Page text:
Three-Day National Conference

Islamization of Laws in Pakistan: An overview of the Role of Constitutional Institutions
26-28 February 2019
Sharī‘ah Academy
International Islamic University, Islamabad


Pakistan is an ideological state created in the name of Islam. In 1946, Quaid-e-Azam Muhammad Ali Jinah unequivocally expressed the objectives of Pakistan in these words: “We do not demand Pakistan simply to have a piece of land but we want a laboratory where we could experiment on Islamic principles.” The endeavors, therefore, have been made right from its inception to Islamize the laws inherited from the colonial period. The Objectives Resolution, the 22 Points of Ulama, Islamic Provisions in successive constitutions are some of the steps taken in this regard. However, this process got its momentum in the late 1970s when the government started Islamization of the laws at greater level, and new initiatives were taken to speed up this process with the creation of the Federal Shariat Court.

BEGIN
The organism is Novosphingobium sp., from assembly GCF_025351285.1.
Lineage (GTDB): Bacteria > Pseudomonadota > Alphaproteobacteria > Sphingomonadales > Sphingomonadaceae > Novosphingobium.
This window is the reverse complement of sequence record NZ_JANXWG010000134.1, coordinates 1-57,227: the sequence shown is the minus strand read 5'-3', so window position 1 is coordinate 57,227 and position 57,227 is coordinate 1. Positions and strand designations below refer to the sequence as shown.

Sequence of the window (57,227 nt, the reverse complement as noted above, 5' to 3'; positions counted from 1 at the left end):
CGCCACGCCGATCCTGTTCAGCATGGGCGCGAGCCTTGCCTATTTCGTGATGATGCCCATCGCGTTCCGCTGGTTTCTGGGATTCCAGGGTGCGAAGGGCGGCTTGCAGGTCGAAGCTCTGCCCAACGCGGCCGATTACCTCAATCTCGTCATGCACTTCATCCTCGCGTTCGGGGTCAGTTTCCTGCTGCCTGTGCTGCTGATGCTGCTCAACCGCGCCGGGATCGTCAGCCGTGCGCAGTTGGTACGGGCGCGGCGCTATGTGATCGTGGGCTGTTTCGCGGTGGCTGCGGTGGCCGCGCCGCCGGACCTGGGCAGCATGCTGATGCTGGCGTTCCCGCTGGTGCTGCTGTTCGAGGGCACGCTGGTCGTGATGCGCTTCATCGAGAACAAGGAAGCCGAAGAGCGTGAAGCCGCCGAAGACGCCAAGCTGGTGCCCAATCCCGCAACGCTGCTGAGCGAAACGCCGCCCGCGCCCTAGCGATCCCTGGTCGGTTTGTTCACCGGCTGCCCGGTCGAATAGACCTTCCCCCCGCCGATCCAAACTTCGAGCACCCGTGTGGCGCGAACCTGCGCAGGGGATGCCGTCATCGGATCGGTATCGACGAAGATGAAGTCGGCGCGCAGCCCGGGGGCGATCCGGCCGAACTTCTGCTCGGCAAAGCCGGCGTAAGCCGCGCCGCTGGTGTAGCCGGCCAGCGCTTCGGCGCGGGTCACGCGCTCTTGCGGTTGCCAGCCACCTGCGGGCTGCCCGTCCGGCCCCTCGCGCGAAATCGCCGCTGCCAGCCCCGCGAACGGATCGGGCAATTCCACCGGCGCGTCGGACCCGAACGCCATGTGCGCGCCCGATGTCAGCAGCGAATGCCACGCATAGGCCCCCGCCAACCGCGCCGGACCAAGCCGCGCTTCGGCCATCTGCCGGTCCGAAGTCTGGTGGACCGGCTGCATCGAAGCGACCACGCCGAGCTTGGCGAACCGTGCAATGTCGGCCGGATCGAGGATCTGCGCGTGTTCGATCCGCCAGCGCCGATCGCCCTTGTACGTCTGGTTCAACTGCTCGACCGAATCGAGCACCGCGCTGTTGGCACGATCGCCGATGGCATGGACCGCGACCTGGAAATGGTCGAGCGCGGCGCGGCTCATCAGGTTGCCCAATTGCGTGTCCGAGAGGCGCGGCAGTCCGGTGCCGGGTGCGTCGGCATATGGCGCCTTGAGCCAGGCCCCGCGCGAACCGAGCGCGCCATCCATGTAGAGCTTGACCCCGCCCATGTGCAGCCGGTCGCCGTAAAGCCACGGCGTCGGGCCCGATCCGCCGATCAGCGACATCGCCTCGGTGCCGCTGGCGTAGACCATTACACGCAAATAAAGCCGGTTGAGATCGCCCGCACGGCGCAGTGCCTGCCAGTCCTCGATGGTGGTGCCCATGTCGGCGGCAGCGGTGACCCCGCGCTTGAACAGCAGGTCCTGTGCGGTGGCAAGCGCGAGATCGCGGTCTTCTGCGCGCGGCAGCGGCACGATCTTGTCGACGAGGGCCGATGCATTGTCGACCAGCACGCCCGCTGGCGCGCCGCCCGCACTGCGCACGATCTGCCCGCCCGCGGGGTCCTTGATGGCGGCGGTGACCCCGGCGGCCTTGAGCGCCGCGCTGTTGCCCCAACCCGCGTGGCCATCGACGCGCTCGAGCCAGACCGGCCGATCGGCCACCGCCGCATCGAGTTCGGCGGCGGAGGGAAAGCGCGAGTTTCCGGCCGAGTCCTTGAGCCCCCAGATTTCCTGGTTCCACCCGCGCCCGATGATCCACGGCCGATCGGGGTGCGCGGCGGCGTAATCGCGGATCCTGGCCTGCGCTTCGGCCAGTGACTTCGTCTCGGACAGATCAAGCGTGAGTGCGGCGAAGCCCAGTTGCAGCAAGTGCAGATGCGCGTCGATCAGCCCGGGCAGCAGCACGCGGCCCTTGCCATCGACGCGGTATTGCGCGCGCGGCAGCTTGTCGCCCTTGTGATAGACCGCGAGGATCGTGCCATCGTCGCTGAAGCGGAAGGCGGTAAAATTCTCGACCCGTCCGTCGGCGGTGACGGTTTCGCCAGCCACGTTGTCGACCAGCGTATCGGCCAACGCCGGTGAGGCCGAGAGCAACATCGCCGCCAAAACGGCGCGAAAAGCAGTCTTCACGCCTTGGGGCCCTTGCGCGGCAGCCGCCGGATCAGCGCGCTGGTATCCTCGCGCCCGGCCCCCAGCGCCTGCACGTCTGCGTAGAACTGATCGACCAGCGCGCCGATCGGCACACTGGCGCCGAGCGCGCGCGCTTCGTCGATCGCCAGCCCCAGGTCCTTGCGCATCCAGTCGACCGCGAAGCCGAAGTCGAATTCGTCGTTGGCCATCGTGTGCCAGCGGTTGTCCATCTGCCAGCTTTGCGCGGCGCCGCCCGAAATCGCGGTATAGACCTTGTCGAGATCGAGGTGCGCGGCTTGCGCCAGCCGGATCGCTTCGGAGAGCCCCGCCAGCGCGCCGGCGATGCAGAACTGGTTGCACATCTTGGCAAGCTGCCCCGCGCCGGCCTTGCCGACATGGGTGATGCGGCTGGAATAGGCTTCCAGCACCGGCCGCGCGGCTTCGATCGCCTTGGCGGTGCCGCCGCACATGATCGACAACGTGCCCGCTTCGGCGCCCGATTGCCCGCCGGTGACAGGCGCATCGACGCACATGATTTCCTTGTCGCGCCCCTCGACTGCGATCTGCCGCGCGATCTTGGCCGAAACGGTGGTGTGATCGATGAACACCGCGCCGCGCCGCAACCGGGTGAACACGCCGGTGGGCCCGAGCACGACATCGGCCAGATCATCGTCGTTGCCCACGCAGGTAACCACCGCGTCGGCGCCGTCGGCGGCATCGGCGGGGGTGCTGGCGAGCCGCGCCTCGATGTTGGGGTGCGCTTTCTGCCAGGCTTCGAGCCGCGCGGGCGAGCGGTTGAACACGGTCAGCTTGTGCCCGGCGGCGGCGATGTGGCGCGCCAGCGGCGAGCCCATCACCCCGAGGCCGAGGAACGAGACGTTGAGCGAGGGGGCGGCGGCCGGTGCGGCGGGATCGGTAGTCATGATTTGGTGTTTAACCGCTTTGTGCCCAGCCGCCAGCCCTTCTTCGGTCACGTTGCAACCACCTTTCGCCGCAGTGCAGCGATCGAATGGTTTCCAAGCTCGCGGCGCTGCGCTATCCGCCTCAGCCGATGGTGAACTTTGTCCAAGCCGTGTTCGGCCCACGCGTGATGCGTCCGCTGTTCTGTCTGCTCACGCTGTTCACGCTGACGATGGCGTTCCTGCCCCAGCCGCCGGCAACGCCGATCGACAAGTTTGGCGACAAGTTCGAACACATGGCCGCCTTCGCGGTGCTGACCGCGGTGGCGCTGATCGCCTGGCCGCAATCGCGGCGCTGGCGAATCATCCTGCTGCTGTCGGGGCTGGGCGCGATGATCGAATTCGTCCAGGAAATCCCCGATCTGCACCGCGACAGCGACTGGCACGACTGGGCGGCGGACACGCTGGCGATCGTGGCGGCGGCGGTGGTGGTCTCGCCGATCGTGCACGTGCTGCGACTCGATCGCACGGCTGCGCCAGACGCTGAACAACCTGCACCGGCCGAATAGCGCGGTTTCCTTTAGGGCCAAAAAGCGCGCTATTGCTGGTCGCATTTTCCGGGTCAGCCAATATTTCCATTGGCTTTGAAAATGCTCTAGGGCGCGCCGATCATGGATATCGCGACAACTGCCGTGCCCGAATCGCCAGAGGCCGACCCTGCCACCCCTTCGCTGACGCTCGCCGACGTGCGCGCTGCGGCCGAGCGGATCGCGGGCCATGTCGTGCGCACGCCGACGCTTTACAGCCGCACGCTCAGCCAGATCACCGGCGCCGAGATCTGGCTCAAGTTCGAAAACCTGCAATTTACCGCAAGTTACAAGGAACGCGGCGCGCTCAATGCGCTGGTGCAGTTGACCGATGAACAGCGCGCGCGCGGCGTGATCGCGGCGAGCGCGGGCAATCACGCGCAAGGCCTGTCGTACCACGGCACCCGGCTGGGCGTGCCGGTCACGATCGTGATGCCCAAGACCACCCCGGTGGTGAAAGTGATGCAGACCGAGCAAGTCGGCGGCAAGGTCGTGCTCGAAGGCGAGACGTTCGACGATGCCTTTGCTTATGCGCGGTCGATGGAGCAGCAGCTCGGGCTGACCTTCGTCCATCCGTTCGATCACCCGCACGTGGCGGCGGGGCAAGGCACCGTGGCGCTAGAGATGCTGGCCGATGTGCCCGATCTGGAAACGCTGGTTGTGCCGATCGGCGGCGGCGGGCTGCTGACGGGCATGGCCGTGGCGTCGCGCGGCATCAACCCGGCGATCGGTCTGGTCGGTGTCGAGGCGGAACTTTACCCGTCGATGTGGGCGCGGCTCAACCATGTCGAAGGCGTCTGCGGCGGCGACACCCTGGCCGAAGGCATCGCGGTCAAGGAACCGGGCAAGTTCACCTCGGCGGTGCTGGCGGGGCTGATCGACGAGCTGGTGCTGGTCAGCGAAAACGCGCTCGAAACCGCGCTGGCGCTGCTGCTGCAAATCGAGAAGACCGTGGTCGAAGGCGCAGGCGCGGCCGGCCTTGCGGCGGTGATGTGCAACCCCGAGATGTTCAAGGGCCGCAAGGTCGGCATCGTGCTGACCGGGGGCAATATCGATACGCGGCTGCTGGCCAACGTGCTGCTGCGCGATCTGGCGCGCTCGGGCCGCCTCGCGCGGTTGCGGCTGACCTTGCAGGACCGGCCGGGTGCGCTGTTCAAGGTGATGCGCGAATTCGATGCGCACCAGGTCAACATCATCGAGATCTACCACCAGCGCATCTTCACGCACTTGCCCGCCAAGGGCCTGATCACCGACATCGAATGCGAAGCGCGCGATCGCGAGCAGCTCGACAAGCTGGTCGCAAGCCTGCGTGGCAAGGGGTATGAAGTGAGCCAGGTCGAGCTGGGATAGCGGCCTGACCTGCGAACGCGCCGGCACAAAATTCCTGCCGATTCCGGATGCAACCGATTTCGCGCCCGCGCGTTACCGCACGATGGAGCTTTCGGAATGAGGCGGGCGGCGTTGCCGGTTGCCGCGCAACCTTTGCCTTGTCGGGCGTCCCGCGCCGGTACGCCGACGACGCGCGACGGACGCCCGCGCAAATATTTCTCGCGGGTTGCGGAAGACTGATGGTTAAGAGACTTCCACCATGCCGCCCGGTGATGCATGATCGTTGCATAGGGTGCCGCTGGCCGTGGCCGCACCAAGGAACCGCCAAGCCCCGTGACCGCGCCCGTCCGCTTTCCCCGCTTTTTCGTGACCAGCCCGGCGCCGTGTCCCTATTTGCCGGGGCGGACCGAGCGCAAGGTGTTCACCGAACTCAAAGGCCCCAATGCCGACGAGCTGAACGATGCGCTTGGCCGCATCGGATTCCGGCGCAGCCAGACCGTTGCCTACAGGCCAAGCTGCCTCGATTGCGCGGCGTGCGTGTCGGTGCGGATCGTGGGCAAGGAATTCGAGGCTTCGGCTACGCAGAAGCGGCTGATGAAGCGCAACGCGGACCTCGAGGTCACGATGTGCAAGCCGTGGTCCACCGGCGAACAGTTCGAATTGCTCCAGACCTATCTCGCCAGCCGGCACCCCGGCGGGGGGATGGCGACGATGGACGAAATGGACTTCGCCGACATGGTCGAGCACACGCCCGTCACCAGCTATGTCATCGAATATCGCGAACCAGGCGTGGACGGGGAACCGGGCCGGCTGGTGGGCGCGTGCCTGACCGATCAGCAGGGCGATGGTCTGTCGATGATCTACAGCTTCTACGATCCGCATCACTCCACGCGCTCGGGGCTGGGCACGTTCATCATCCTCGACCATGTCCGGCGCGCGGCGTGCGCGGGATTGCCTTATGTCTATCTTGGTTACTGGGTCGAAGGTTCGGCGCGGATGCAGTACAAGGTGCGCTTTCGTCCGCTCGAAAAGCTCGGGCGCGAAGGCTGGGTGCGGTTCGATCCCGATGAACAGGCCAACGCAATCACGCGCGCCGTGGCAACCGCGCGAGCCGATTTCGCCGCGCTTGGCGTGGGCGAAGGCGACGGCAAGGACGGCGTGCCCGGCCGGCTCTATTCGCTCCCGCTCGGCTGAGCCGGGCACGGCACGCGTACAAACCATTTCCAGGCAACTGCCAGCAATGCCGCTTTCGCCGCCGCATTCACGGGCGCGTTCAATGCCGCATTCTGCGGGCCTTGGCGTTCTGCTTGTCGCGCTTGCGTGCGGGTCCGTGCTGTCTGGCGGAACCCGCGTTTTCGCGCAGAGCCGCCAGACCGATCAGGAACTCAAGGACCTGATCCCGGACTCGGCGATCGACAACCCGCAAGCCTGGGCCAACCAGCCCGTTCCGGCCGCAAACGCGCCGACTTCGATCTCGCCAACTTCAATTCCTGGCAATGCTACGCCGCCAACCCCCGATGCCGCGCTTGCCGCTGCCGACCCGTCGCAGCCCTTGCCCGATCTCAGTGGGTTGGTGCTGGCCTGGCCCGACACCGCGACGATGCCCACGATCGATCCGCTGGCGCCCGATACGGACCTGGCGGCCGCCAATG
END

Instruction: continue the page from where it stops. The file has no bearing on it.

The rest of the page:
Due to swift progress, never seen before in human history, it seems appropriate time to critically evaluate the various mechanisms of Islamization process, analyze what has been Islamized through adjudication, statutory enactments or otherwise; inquire into the Islamicity of Islamized laws; gauge the various impediments in the process of Islamization; thoroughly scrutinize the steps necessary that will pave the way for the process of the Islamization. These questions would be thoroughly discussed if the players involved in this process, that is, the Bar, the Bench, the academia and the ‘Ulama are brought together in a conference and are tasked to consider the mechanisms of Islamization, whatever has been achieved in order to be able to evaluate it and to give recommendations for what should be done in future.